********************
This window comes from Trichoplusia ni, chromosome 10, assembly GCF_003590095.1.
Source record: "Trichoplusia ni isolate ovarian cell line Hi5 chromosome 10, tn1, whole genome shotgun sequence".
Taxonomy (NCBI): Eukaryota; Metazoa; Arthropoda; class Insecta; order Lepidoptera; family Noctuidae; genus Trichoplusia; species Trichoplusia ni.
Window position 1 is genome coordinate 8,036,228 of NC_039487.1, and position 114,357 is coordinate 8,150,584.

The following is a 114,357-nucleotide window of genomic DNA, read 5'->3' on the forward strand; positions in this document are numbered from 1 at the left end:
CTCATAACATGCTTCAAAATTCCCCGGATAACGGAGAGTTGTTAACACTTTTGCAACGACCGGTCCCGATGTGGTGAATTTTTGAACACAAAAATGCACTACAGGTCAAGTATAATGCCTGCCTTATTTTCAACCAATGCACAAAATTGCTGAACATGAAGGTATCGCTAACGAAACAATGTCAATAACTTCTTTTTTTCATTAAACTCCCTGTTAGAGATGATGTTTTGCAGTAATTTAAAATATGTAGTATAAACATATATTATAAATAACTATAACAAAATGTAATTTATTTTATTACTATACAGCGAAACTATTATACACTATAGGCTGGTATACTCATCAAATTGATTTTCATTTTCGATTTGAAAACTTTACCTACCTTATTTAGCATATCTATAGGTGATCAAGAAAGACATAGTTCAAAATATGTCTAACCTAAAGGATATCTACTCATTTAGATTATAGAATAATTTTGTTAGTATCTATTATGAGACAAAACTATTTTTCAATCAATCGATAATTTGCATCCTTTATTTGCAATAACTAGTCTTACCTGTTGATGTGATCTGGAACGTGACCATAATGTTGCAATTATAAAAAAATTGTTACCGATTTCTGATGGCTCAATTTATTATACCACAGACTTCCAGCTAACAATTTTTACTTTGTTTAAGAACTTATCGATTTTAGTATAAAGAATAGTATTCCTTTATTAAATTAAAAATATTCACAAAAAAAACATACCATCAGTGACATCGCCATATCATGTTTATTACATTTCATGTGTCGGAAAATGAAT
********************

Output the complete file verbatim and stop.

This window comes from Trichoplusia ni, chromosome 10, assembly GCF_003590095.1.
Source record: "Trichoplusia ni isolate ovarian cell line Hi5 chromosome 10, tn1, whole genome shotgun sequence".
Taxonomy (NCBI): Eukaryota; Metazoa; Arthropoda; class Insecta; order Lepidoptera; family Noctuidae; genus Trichoplusia; species Trichoplusia ni.
Window position 1 is genome coordinate 8,036,228 of NC_039487.1, and position 114,357 is coordinate 8,150,584.

The following is a 114,357-nucleotide window of genomic DNA, read 5'->3' on the forward strand; positions in this document are numbered from 1 at the left end:
CTCATAACATGCTTCAAAATTCCCCGGATAACGGAGAGTTGTTAACACTTTTGCAACGACCGGTCCCGATGTGGTGAATTTTTGAACACAAAAATGCACTACAGGTCAAGTATAATGCCTGCCTTATTTTCAACCAATGCACAAAATTGCTGAACATGAAGGTATCGCTAACGAAACAATGTCAATAACTTCTTTTTTTCATTAAACTCCCTGTTAGAGATGATGTTTTGCAGTAATTTAAAATATGTAGTATAAACATATATTATAAATAACTATAACAAAATGTAATTTATTTTATTACTATACAGCGAAACTATTATACACTATAGGCTGGTATACTCATCAAATTGATTTTCATTTTCGATTTGAAAACTTTACCTACCTTATTTAGCATATCTATAGGTGATCAAGAAAGACATAGTTCAAAATATGTCTAACCTAAAGGATATCTACTCATTTAGATTATAGAATAATTTTGTTAGTATCTATTATGAGACAAAACTATTTTTCAATCAATCGATAATTTGCATCCTTTATTTGCAATAACTAGTCTTACCTGTTGATGTGATCTGGAACGTGACCATAATGTTGCAATTATAAAAAAATTGTTACCGATTTCTGATGGCTCAATTTATTATACCACAGACTTCCAGCTAACAATTTTTACTTTGTTTAAGAACTTATCGATTTTAGTATAAAGAATAGTATTCCTTTATTAAATTAAAAATATTCACAAAAAAAACATACCATCAGTGACATCGCCATATCATGTTTATTACATTTCATGTGTCGGAAAATGAAT